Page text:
Dua Lipa and Elton John light up the virtual edition of his annual Oscars party
Elton John’s annual Oscars viewing party was not shaken by the pandemic. Keeping up a yearly tradition, the 29th Elton John AIDS Foundation Academy Awards celebration shifted to a virtual format this year instead of its usual venue in West Hollywood.
Sunday’s gala, hosted by John, husband David Furnish and actor Neil Patrick Harris, featured a performance from pop musician Dua Lipa, who sang “Levitating,” “Pretty Please,” “Hallucinate” and “Don’t Start Now” from her acclaimed sophomore album, “Future Nostalgia.”
The crescendo of the night featured a piano-backed duet with John and Lipa — who changed into a long-sleeved silver gown embedded with diamonds. The duo performed “Bennie and the Jets” from John’s “Goodbye Yellow Brick Road” album and “Love Again” from “Future Nostalgia.”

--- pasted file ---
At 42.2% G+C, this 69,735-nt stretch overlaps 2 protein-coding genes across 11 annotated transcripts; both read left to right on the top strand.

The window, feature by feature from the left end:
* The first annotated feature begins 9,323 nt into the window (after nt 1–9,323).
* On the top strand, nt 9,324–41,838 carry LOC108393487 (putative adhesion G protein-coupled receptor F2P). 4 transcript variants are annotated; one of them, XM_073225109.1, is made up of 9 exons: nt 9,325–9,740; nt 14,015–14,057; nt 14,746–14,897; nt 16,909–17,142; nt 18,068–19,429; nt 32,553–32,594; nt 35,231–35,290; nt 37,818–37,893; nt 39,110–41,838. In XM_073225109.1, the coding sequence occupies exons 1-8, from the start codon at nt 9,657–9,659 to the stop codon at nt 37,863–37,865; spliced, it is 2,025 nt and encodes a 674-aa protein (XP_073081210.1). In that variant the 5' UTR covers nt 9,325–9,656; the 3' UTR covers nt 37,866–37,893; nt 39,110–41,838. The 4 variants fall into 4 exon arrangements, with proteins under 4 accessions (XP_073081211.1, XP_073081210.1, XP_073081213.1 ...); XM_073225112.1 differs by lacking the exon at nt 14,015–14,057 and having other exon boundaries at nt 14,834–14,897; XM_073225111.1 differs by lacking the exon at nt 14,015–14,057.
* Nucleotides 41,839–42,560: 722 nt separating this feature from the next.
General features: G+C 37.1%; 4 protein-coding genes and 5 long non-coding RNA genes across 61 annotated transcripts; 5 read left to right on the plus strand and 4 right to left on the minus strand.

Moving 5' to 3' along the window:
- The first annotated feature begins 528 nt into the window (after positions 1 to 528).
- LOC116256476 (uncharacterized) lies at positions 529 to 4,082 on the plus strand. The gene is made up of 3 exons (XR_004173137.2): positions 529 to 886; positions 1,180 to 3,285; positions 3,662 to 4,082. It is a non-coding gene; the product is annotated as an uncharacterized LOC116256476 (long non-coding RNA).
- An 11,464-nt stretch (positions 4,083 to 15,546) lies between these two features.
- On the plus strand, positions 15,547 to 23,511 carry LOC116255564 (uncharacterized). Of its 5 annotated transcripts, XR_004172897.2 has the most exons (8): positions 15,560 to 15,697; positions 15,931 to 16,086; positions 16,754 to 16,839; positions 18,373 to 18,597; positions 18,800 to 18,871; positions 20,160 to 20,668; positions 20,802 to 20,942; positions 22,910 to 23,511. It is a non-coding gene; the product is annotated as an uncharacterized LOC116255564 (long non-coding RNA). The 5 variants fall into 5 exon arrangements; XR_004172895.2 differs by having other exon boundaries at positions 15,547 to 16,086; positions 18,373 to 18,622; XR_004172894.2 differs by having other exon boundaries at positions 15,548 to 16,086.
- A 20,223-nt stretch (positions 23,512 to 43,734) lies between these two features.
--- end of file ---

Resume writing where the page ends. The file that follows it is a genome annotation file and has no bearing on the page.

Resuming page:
John and Lipa, accompanied by a choir and a violinist, sang in the middle of an ornate lobby. In their first-ever duet, they sang verses together before Lipa eventually took the lead as John backed her on piano. At the end of “Bennie and the Jets,” Lipa blew John a kiss.
The cast of “It’s a Sin” — Lydia West, Callum Scott Howells, Omari Douglas, Olly Alexander and Nathaniel Curtis — were among the star-studded guests. Elizabeth Hurley made a cameo, as did previous Oscar winner Lady Gaga, who gave a speech about mental health.
“Our mental health is fundamental to our physical health and this is especially true for young people fighting HIV,” Gaga said. “It’s tragic to think that a quarter of adolescents living with HIV don’t access the medical care they need because of depression or feeling overwhelmed. The reality is we won’t end the AIDS crisis unless we care for both mental and physical health.”
Cynthia Erivo also turned heads in a flamingo dress reminiscent of Björk’s swan ensemble at the 73rd Academy Awards.
Even as a virtual event, the gala raised a significant amount — $3 million — for John’s AIDS foundation.
The contribution comes as coronavirus-related disruptions have upended health services in regions such as sub-Saharan Africa, which has led to an estimated 500,000 extra deaths from AIDs-related illnesses, according to the World Health Organization and the Joint United Nations Programme on HIV/AIDS.
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